"David M. Cooke" wrote:

    Do you mean something like
    os.environ['startTime'] = '`rm -rf /`'
    ?
    No, I mean something like

    os.environ['startTime'] = '"; rm -rf /; : "'

    The lesson to be learned here is: Do not build shell commands from
    untrusted inputs. Ever.

    --
    __ Erik Max Francis && max at alcyone.com && http://www.alcyone.com/max/
    / \ San Jose, CA, USA && 37 20 N 121 53 W && &tSftDotIotE
    \__/ You are free and that is why you are lost.
    -- Franz Kafka
  • David M. Cooke at Jan 13, 2004 at 2:49 pm

    At some point, Erik Max Francis wrote:

    "David M. Cooke" wrote:
    Do you mean something like
    os.environ['startTime'] = '`rm -rf /`'
    ?
    No, I mean something like

    os.environ['startTime'] = '"; rm -rf /; : "'

    The lesson to be learned here is: Do not build shell commands from
    untrusted inputs. Ever.
    Doesn't work:
    os.environ['string'] = '"; uname; : "'
    os.system('echo "$string"')
    "; uname; : "

    Although the advice of not building shell commands is still prudent;
    just because none of mine or your methods to defeat haven't worked,
    doesn't mean there isn't a technique that will.

    It's also dependent on having a good shell -- I'm using bash 2.05b.0.

    --
    \/|<
    /--------------------------------------------------------------------------\
    David M. Cooke
    cookedm(at)physics(dot)mcmaster(dot)ca
  • Olaf Meyer at Jan 12, 2004 at 3:55 pm

    Erik Max Francis wrote:

    Olaf Meyer wrote:

    Especially if you have a lot of variable input it makes it hard to
    match
    the variables to the proper fields. From other scripting languanges
    I'm
    used to something like:

    $cmd = "$executable -start $startTime -end $endTime -dir $directory"

    This makes it very easy to see how the string is actually built. You
    dont't have to worry where which variables go.

    Is there a similar way to do this in python?

    Sure:

    cmd = "%(executable)s -start %(startTime)s -end %(endTime)s -dir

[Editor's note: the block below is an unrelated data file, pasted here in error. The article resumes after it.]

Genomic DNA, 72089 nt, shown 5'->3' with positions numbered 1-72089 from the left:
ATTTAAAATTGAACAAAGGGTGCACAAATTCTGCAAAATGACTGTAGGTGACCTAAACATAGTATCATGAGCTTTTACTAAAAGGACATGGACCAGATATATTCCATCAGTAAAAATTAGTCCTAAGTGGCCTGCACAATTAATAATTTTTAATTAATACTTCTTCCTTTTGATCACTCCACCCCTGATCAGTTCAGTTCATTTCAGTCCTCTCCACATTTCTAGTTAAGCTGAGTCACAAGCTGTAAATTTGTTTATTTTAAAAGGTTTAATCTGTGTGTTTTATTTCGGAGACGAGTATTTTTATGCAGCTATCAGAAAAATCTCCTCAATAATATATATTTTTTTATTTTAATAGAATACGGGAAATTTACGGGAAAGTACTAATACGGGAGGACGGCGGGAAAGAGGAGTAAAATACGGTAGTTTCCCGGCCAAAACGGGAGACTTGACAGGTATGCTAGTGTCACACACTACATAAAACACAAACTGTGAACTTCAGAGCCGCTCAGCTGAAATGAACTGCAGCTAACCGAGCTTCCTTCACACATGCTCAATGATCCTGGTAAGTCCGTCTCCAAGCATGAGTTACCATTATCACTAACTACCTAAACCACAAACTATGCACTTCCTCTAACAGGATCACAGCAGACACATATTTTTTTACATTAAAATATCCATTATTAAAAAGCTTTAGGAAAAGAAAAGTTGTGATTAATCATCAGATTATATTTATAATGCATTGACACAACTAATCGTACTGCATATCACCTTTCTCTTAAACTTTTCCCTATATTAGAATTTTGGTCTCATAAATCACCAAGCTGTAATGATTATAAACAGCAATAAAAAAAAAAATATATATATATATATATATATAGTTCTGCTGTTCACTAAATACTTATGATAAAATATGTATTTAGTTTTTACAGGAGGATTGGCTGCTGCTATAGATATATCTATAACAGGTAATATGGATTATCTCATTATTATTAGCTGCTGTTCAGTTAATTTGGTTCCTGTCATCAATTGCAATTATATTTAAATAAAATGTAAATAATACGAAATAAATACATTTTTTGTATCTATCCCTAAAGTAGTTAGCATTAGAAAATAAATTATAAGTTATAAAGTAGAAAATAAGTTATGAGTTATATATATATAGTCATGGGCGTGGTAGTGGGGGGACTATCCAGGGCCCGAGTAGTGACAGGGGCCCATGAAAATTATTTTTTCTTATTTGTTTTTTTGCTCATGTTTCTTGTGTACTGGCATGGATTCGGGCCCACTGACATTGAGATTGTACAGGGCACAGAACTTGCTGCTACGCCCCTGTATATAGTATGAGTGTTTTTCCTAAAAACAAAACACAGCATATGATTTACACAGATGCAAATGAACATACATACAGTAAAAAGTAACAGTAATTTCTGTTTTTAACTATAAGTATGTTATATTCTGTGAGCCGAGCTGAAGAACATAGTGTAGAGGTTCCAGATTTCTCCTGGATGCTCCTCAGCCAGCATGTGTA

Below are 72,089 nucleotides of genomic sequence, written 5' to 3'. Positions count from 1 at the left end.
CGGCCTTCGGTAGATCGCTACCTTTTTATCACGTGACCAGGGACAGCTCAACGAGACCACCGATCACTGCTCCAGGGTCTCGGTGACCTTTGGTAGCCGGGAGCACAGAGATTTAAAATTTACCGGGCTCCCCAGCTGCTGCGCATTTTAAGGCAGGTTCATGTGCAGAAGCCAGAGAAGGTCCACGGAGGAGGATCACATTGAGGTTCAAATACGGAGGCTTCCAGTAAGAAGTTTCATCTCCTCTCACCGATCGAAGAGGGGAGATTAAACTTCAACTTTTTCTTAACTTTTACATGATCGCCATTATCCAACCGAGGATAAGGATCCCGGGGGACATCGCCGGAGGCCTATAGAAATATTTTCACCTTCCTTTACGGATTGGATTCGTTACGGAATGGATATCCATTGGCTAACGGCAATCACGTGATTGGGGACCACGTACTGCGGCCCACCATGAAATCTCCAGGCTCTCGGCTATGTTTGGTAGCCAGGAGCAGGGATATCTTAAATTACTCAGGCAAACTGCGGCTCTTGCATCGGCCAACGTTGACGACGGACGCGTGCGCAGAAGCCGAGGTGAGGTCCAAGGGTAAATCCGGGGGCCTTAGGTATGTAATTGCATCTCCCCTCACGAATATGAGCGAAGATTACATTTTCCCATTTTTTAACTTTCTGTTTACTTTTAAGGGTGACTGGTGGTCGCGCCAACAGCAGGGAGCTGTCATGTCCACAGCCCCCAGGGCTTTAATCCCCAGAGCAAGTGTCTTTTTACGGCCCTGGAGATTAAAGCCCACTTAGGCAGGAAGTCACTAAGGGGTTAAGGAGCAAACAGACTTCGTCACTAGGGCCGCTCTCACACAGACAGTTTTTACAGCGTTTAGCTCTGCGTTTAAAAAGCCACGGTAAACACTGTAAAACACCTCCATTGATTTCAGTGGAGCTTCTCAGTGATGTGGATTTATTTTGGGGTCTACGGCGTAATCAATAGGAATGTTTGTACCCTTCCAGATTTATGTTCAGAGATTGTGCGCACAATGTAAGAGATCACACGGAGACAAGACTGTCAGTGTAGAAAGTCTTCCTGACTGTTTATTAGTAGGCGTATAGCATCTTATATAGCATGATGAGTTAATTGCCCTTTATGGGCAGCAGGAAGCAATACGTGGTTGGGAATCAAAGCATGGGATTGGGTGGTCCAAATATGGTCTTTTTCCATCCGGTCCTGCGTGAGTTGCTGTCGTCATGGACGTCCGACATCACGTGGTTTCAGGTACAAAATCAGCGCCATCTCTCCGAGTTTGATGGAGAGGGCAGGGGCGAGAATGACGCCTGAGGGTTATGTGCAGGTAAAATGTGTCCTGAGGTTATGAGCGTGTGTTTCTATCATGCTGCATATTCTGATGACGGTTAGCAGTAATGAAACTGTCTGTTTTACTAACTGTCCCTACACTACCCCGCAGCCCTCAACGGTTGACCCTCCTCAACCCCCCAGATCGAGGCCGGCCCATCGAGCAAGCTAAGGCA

%(directory)s" % locals()

    There are also more expansive solutions such as YAPTU or EmPy.

    Note, however, that what you are trying to do (presuming you're passing
    this to os.system or something similar) is potentially a serious
    security risk. If the values of the strings you are constructing the
    command line are not fully trustworthy, they can be easily manipulated
    to make your program execute arbitrary shell commands.
    I just found out another way ;-) Using the locals() has the disadvantage
    that I cannot use more complex variable parameters (e.g. certain values
    of a dictionary). The following works well:

    cmd = (executable + " -start " + startTime + " -end " + endTime +
    " -dir " + options.dir)

    Olaf
  • Tim Roberts at Jan 14, 2004 at 7:31 am

    Olaf Meyer wrote:
    I just found out another way ;-) Using the locals() has the disadvantage
    that I cannot use more complex variable parameters (e.g. certain values
    of a dictionary). The following works well:

    cmd = (executable + " -start " + startTime + " -end " + endTime +
    " -dir " + options.dir)
    Yes, that works, but you should bear in mind that it is slower than the %s
    option. The "+" operations are all separate interpreter steps, while the
    "%" operation is done in C.

    At least, it was that way when I asked this same question several years
    ago. If it has changed, I'm sure someone will point out my error.

    Sometimes, it can make sense to write it this way:

    cmd = ' '.join((
    executable,
    "-start", startTime,
    "-end", endTime,
    "-dir", options.dir
    ))
    --
    - Tim Roberts, timr at probo.com